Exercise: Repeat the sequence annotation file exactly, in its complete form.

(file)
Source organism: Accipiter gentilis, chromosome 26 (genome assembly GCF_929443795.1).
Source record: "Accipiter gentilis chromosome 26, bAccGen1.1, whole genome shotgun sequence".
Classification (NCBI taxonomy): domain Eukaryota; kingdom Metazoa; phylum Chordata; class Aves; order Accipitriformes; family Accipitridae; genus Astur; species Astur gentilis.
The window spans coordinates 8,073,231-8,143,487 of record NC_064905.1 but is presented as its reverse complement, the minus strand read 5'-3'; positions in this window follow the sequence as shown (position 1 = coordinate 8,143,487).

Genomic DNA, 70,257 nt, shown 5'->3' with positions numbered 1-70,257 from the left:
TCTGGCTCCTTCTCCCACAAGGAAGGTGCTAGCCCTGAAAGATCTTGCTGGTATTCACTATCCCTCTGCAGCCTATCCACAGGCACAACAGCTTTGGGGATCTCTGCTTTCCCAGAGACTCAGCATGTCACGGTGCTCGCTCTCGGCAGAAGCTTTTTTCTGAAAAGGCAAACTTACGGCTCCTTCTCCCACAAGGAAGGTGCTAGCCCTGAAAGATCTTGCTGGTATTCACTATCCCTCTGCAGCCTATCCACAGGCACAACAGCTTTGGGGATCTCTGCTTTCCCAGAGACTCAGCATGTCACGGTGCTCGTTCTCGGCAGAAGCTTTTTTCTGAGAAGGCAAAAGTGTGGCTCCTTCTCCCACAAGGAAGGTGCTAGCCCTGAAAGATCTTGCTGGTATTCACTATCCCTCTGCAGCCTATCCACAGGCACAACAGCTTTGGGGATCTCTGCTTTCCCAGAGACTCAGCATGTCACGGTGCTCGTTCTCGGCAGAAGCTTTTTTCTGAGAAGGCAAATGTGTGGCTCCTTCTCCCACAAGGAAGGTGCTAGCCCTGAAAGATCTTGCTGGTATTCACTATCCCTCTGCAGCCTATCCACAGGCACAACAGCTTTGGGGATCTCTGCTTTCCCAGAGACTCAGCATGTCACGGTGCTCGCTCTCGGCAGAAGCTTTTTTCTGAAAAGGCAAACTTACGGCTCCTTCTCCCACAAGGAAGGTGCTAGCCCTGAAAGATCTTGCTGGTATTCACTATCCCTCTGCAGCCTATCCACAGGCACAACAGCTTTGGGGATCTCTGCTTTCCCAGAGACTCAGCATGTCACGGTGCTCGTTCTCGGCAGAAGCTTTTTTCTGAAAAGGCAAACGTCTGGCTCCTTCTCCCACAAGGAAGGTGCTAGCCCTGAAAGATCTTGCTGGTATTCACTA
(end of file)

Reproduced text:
Source organism: Accipiter gentilis, chromosome 26 (genome assembly GCF_929443795.1).
Source record: "Accipiter gentilis chromosome 26, bAccGen1.1, whole genome shotgun sequence".
Classification (NCBI taxonomy): domain Eukaryota; kingdom Metazoa; phylum Chordata; class Aves; order Accipitriformes; family Accipitridae; genus Astur; species Astur gentilis.
The window spans coordinates 8,073,231-8,143,487 of record NC_064905.1 but is presented as its reverse complement, the minus strand read 5'-3'; positions in this window follow the sequence as shown (position 1 = coordinate 8,143,487).

Genomic DNA, 70,257 nt, shown 5'->3' with positions numbered 1-70,257 from the left:
TCTGGCTCCTTCTCCCACAAGGAAGGTGCTAGCCCTGAAAGATCTTGCTGGTATTCACTATCCCTCTGCAGCCTATCCACAGGCACAACAGCTTTGGGGATCTCTGCTTTCCCAGAGACTCAGCATGTCACGGTGCTCGCTCTCGGCAGAAGCTTTTTTCTGAAAAGGCAAACTTACGGCTCCTTCTCCCACAAGGAAGGTGCTAGCCCTGAAAGATCTTGCTGGTATTCACTATCCCTCTGCAGCCTATCCACAGGCACAACAGCTTTGGGGATCTCTGCTTTCCCAGAGACTCAGCATGTCACGGTGCTCGTTCTCGGCAGAAGCTTTTTTCTGAGAAGGCAAAAGTGTGGCTCCTTCTCCCACAAGGAAGGTGCTAGCCCTGAAAGATCTTGCTGGTATTCACTATCCCTCTGCAGCCTATCCACAGGCACAACAGCTTTGGGGATCTCTGCTTTCCCAGAGACTCAGCATGTCACGGTGCTCGTTCTCGGCAGAAGCTTTTTTCTGAGAAGGCAAATGTGTGGCTCCTTCTCCCACAAGGAAGGTGCTAGCCCTGAAAGATCTTGCTGGTATTCACTATCCCTCTGCAGCCTATCCACAGGCACAACAGCTTTGGGGATCTCTGCTTTCCCAGAGACTCAGCATGTCACGGTGCTCGCTCTCGGCAGAAGCTTTTTTCTGAAAAGGCAAACTTACGGCTCCTTCTCCCACAAGGAAGGTGCTAGCCCTGAAAGATCTTGCTGGTATTCACTATCCCTCTGCAGCCTATCCACAGGCACAACAGCTTTGGGGATCTCTGCTTTCCCAGAGACTCAGCATGTCACGGTGCTCGTTCTCGGCAGAAGCTTTTTTCTGAAAAGGCAAACGTCTGGCTCCTTCTCCCACAAGGAAGGTGCTAGCCCTGAAAGATCTTGCTGGTATTCACTA